Metabolic rate and ageing are both regulated by mitochondria. Mitochondrial membrane potential, however, declines with age resulting in reduced adenosine triphosphate (ATP) production, which is a major source of cellular energy. Cellular decline is further accelerated with ageing by increased production of pro-inflammatory reactive oxygen species (ROS)1. Retinal photoreceptors have the greatest mitochondrial density and metabolic demand in the body and age rapidly2. A pivotal point in their functional ageing in the human retina appears to be around 40 years3. Subsequently 30% of central rods progressively die, and while cones remain, they have reduced functionality4,5,6,7. Hence, regenerating aged cone function is vital because in an environment where artificial lighting results in humans rarely being fully dark-adapted and needing their rods, cone function becomes critical.

Exposure to long wavelength light (650–900 nm) in animals improves mitochondrial function, increasing ATP production and reducing ROS. It also reduces the pace of age related cell death in the retina. These mitochondrial changes translate into improved electrophysiological responses from the ageing retina in both insects and mice. The mechanism may be due to reduced nanoscopic interfacial water layer viscosity around ATP rota pumps, increasing their efficiency. As neuronal membrane pumps consume large amounts of ATP, mitochondrial decline impacts widely on the energy demands of the nervous system as age erodes pump efficiency. Hence, improving ATP availability optically has potentially widespread impact including improved patterns of ageing in mammals and extended lifespan in insects. While few human experiments have been undertaken with long wavelength light in ageing, daily exposures to relatively bright 670 nm light over weeks in aged humans has been demonstrated to improve rod and cone function3,16. But we have no knowledge of how much exposure is needed and how long its influence persists.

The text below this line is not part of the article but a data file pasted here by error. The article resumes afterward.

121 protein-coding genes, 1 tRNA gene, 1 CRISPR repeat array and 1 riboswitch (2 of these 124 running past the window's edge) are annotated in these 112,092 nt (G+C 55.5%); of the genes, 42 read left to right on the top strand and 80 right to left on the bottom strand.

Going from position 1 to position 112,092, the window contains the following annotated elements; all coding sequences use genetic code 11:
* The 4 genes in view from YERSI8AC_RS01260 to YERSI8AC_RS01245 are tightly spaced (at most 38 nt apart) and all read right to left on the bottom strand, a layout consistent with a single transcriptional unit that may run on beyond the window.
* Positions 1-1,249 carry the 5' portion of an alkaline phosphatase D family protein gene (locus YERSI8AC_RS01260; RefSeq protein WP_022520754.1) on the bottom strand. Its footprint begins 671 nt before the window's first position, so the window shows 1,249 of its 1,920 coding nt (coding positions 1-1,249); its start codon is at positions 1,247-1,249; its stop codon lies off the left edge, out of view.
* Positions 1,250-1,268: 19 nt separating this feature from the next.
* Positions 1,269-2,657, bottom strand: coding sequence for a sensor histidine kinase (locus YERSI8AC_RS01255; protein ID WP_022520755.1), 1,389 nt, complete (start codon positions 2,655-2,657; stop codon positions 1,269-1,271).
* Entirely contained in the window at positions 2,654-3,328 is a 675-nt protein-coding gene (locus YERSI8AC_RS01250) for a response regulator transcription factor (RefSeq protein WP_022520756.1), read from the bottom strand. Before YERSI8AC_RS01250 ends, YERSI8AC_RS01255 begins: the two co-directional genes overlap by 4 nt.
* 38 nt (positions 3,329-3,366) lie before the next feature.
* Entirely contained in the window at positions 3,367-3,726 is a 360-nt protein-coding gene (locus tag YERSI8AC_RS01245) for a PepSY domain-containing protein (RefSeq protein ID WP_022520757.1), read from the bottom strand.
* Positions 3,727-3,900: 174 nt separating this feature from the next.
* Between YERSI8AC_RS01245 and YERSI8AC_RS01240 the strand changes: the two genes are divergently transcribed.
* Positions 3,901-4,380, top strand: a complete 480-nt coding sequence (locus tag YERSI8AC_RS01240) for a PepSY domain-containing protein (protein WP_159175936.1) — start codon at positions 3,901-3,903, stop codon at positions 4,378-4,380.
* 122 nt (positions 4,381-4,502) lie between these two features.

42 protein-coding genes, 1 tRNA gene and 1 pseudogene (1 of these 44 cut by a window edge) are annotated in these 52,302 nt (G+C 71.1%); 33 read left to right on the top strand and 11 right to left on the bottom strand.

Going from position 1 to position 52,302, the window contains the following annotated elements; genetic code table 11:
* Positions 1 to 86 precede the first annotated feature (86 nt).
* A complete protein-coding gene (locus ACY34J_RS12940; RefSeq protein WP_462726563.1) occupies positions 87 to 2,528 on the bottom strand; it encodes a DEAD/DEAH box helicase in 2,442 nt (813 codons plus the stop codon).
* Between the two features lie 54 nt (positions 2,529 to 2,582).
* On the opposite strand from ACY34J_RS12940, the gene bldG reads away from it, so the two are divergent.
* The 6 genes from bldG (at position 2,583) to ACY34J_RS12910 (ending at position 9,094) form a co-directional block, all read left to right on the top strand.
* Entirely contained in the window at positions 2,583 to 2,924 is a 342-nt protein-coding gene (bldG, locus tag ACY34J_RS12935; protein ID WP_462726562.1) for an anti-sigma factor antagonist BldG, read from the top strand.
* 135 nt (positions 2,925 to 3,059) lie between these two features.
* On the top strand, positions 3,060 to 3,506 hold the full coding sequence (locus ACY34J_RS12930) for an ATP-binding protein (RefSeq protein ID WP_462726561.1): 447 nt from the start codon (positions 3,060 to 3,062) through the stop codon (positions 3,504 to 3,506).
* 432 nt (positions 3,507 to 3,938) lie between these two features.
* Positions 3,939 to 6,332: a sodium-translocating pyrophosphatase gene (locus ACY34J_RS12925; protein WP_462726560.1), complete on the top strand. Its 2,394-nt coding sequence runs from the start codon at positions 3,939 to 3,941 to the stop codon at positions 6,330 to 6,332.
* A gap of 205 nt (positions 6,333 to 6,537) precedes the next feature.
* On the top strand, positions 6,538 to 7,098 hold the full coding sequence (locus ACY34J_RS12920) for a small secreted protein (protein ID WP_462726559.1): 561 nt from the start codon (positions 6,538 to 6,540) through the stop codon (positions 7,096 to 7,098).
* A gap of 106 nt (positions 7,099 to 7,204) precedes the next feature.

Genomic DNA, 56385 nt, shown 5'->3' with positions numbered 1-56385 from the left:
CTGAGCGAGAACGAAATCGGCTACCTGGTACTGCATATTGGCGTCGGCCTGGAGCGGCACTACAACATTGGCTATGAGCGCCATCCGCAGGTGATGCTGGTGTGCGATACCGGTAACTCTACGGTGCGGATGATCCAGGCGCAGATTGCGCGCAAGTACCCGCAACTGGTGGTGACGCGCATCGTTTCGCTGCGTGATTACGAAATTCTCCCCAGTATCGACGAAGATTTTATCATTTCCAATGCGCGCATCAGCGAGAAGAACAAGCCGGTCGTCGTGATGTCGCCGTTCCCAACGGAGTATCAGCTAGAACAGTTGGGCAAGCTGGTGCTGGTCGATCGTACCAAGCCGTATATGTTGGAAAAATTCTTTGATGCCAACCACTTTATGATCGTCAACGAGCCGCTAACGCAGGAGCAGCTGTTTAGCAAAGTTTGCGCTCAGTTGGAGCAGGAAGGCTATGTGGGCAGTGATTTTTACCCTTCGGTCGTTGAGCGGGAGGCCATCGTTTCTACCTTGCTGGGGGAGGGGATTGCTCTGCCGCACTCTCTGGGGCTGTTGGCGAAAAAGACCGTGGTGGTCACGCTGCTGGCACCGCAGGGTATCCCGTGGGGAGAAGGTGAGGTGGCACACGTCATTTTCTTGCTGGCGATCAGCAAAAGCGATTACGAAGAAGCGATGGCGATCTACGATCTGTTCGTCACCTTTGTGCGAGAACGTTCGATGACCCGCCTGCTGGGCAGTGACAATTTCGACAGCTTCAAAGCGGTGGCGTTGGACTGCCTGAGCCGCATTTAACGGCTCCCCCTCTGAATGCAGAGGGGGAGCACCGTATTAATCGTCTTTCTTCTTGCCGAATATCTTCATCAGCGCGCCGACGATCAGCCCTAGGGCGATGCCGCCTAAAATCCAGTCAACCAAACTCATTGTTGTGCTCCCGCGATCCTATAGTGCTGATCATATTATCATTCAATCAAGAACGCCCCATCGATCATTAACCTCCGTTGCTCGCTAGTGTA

A single 3 min 670 nm morning exposure to the eye at energy levels approximately a log unit greater than found in environmental light significantly improved subject colour contrast thresholds for both tritan and protan axes when tested 3 h later.

Tritan threshold measures are improved by an average of 17% (P < 0.0001) and protan by an average of 12% (P < 0.0001). When the population is subdivided by progressive age, percentage threshold reductions for the tritan axis in those 38–49 years is 14% (p < 0.0001), in those 50–59 is 20% (P < 0.0001) and those over 60 is 19% (P < 0.0001).